Ever think about what’s going on in your computer when you instruct it to cut and paste text? Seems simple enough, right? Ever think about what’s happening when you sign into an online news site using your Facebook or Twitter login? Or ask a weather app to tell you if you should pack sunscreen or an umbrella for that tech conference you’ll be flying to tomorrow? We’ve come to expect that, no matter how complex the information we want, it will be delivered to us fast, intelligibly, and with barely raising a finger.

The ungraspable amount of information available online, if we were unable to access it, might as well be expressed in ancient Mayan glyphs. Without a seamless interface between our devices and the stored data we seek, the internet wouldn’t be much of a ‘net at all, but more like a printed telephone directory the size of a city block, set in 6-point Helvetica, written in Klingonese.

Our digital lives would be dull indeed. Instead, the internet is dynamic, interactive, startlingly efficient, and capable of sorting useful data from the planet-wide noise. What makes that all happen are APIs.

What’s an API?

APIs make possible all the dynamic interactivity we’ve come to expect from the internet.

The letters stand for “application programming interface.” In its most recognizable use, an API is software that sends requests for information to a server and returns that information in a usable form. For example: Airlines maintain the massive amounts of data — flight schedules, seat availability, pricing — which online travel services like Travelocity and Google Flights pull together for us using the airlines’ APIs. The metaphor for APIs used in an explainer video by Mulesoft, a leader in API development and training, is that of a restaurant server who tells the kitchen what we’ve ordered from the menu, then brings us what we ordered.

Throughout the entire online universe, APIs mediate the interactions between all applications, data and devices. APIs provide the connectivity we depend upon. Which is why APIs have been called “the foundation of the digital economy.”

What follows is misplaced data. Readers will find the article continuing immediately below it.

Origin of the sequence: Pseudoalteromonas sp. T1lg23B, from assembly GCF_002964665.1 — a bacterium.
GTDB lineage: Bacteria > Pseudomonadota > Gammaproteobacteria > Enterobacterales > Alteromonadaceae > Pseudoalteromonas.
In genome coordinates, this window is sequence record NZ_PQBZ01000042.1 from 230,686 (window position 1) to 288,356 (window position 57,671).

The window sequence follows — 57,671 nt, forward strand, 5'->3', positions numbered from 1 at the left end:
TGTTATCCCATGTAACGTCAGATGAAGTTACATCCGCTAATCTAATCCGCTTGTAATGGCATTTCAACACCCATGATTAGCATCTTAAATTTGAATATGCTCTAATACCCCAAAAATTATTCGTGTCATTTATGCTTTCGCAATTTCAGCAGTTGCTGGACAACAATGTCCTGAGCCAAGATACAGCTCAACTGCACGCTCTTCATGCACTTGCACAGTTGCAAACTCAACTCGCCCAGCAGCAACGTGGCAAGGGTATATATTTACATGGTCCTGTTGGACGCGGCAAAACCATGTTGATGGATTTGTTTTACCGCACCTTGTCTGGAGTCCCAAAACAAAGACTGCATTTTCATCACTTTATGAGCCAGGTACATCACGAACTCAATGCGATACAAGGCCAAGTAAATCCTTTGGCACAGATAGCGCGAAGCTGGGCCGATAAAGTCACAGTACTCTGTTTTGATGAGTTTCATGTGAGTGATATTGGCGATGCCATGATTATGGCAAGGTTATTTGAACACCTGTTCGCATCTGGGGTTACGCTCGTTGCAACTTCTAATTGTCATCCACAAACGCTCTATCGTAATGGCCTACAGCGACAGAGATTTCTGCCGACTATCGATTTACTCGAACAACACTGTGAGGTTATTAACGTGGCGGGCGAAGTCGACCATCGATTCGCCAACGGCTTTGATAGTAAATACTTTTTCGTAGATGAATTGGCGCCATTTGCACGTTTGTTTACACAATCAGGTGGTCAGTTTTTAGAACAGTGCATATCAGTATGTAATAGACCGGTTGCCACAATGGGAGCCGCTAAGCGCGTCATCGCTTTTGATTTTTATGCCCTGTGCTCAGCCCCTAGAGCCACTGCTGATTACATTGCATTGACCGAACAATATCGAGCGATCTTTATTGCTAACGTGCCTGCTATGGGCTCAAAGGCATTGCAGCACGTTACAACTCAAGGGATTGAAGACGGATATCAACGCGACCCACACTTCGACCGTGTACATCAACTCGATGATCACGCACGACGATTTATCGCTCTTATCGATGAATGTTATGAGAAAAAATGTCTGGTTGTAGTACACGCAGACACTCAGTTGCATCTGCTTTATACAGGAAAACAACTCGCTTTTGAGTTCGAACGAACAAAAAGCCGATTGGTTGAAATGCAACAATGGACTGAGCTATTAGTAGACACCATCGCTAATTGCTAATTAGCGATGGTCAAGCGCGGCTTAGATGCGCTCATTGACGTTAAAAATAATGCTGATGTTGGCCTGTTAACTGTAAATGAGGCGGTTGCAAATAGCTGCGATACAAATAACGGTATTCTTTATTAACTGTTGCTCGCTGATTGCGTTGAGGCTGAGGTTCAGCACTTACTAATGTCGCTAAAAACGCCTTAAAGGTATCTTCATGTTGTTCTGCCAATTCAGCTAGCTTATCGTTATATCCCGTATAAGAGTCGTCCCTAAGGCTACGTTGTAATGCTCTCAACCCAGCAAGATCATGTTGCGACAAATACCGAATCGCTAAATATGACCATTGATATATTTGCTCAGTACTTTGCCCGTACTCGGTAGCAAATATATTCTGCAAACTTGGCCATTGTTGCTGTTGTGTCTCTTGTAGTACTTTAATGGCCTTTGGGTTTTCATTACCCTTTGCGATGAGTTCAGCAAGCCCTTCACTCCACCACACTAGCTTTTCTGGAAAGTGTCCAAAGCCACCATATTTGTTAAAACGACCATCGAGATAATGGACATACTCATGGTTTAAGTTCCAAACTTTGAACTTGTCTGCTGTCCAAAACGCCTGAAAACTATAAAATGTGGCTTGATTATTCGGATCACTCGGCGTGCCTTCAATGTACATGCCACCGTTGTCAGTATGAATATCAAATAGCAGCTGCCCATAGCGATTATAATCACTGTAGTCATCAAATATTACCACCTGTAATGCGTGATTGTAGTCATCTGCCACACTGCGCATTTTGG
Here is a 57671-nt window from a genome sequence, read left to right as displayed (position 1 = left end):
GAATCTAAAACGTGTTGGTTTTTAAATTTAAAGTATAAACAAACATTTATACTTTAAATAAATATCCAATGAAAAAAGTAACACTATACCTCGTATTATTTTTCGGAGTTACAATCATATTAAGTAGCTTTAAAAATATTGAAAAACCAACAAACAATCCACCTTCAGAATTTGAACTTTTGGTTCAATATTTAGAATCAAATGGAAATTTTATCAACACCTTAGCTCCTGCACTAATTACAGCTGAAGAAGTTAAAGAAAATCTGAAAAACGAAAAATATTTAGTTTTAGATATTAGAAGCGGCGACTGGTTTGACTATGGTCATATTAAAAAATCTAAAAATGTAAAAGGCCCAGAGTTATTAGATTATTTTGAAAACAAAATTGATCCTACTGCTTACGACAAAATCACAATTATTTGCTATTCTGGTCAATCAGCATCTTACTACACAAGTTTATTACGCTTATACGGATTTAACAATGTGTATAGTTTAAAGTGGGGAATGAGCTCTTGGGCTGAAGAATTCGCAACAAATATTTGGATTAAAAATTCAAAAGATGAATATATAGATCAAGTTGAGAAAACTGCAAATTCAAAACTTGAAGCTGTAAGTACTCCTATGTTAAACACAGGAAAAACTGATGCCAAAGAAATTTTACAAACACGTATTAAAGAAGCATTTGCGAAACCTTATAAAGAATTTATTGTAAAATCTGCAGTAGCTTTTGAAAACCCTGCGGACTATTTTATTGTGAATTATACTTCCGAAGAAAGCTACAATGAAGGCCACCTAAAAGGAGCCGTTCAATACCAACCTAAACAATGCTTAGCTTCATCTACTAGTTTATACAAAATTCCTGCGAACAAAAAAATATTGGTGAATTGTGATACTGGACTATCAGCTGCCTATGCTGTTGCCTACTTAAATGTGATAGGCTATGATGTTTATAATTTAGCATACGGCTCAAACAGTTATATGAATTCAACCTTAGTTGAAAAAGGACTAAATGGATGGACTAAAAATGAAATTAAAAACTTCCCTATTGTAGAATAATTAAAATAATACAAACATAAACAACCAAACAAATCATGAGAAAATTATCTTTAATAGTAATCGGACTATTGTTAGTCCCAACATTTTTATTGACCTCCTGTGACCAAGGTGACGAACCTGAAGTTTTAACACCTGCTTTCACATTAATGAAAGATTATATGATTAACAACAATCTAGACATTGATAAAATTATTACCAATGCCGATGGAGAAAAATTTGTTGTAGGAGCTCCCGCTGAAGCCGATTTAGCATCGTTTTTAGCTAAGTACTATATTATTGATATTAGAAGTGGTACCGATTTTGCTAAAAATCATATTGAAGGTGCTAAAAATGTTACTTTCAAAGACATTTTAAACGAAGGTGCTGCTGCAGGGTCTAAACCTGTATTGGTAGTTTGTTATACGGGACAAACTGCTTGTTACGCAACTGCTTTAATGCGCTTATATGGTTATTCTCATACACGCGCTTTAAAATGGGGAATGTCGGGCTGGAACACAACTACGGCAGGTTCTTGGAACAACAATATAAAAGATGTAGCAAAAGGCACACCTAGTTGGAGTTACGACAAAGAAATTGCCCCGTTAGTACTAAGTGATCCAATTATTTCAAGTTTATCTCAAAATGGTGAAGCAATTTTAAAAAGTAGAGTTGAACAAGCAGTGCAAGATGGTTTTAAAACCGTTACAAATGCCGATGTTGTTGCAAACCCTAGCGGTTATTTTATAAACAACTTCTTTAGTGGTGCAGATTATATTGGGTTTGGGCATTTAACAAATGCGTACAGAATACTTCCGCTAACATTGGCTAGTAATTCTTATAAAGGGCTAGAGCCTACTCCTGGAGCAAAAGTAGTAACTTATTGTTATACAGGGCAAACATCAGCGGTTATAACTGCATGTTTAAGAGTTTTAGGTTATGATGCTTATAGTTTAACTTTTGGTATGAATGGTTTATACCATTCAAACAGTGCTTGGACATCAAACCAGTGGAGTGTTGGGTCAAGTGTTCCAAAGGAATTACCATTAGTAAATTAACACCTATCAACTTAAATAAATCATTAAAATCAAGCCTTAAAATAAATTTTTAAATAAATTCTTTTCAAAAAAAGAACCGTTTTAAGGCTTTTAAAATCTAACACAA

APIs can be open (public) or private. APIs can make proprietary data available to consumer-facing applications, or they can put to use internal data strictly for an organization’s own employees. An API may be for a web-based system, an operating system, a database system, computer hardware, or a software library, according to Wikipedia.

An example of how APIs can work with operating systems is Microsoft’s enabling older applications to run on newer versions of Windows using their “Compatibility Mode” setting. It essentially comes down to a backward-compatible API, particularly within their Windows API (Win32) library. Even cutting and pasting text or images on your computer depends on APIs — in that case, at the level of your computer’s operating system.

When you change the thermostat in your house using the mobile device of your choice, you’re demonstrating why the IoT universe is also dependent upon APIs. It would be a challenge to overstate the importance and ubiquity of this connective tissue of the Earth’s digital skin.

I work for a small company. Why should I care about APIs?

The real question is, What is an API’s value to businesses? The short answer is that APIs engender innovation and enable business to flourish.

Mulesoft provides an example of how an API can enable businesses that would be hard to improve upon: